Aerojet Rocketdyne Supports Successful Launch of Global Positioning System Satellite for the U.S. Air Force
SACRAMENTO, Calif., May 17, 2014 – Aerojet Rocketdyne, a GenCorp (NYSE: GY) company, has supported the successful launch of the sixth Global Positioning System (GPS) IIF military navigation satellite into orbit today. The GPS IIF-6 satellite was launched from Cape Canaveral Air Force Station in Florida by a United Launch Alliance (ULA) Delta IV medium rocket. Aerojet Rocketdyne propulsion included an RS-68 booster engine, an RL10B-2 upper stage engine and multiple spacecraft attitude control thrusters.
“Aerojet Rocketdyne is proud to support the sustainment of the GPS satellite constellation with our ULA and U.S. Air Force customers,” said Steve Bouley, vice president of Space Launch Systems at Aerojet Rocketdyne. “This successful launch demonstrates the reliability of our propulsion systems, coupled with the seamless integration of all our resources to provide vital capabilities for our military and benefits to our daily lives.”
During launch, the Delta IV rocket was boosted off the pad by the RS-68 engine, with 758,000 pounds of vacuum thrust and 663,000 pounds of sea-level thrust. Once in space, the ULA Centaur upper stage, powered by a single RL10B-2 engine, ignited multiple times to place the payload into orbit, helped by the Centaur thrusters and other Aerojet Rocketdyne-provided hardware for both the booster and upper stage. The RL10B-2 engine delivers 24,750 pounds of thrust to power the Delta IV upper-stage, using cryogenic liquid hydrogen and liquid oxygen propellants during its operation. ARDÉ, a subsidiary of Aerojet Rocketdyne based in New Jersey, provides the pressure vessels on the first and second stages on the launch vehicle.
Twelve Aerojet Rocketdyne monopropellant (hydrazine) thrusters in four modules on the Delta IV upper stage provided roll, pitch and yaw control as well as settling burns for the upper stage main engine.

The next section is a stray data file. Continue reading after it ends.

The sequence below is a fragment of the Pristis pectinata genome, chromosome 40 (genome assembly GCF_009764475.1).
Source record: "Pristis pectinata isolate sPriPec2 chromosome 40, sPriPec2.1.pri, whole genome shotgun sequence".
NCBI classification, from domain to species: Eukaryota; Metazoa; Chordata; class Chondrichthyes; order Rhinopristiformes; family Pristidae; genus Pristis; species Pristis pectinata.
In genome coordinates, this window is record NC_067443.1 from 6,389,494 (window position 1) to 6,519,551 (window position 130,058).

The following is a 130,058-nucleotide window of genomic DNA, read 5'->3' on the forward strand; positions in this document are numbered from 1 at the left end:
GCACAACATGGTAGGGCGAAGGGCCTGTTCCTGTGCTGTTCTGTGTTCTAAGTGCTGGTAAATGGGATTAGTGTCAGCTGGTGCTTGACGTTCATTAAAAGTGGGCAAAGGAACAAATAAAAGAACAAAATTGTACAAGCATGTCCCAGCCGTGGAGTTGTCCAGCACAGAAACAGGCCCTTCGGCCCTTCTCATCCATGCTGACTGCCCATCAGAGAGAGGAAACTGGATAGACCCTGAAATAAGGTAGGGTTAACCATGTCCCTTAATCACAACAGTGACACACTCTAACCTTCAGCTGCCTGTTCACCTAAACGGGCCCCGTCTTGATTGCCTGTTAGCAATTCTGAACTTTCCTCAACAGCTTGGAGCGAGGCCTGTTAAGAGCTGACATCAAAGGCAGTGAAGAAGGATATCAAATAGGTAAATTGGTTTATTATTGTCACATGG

The GPS satellite, built by The Boeing Company in El Segundo, Calif., includes a pair of Aerojet Rocketdyne propulsion systems which will be used periodically to restore the satellites to their designated orbits and to eventually decommission them.
The IIFs are designed to improve navigational accuracy for civil, commercial and defense applications worldwide. They feature more capability and improved mission performance, including predicted signal accuracy that is two times greater than heritage satellites; a 12-year lifespan that provides longer service and reduced operating costs; and a military signal that has better resistance to jamming in hostile conflict areas.
Aerojet Rocketdyne is a world-recognized aerospace and defense leader providing propulsion and energetics to the space, missile defense and strategic systems, tactical systems and armaments areas, in support of domestic and international markets. GenCorp is a diversified company that provides innovative solutions that create value for its customers in the aerospace and defense, and real estate markets. Additional information about Aerojet Rocketdyne and GenCorp can be obtained by visiting the companies’ websites at www.Rocket.com and www.GenCorp.com.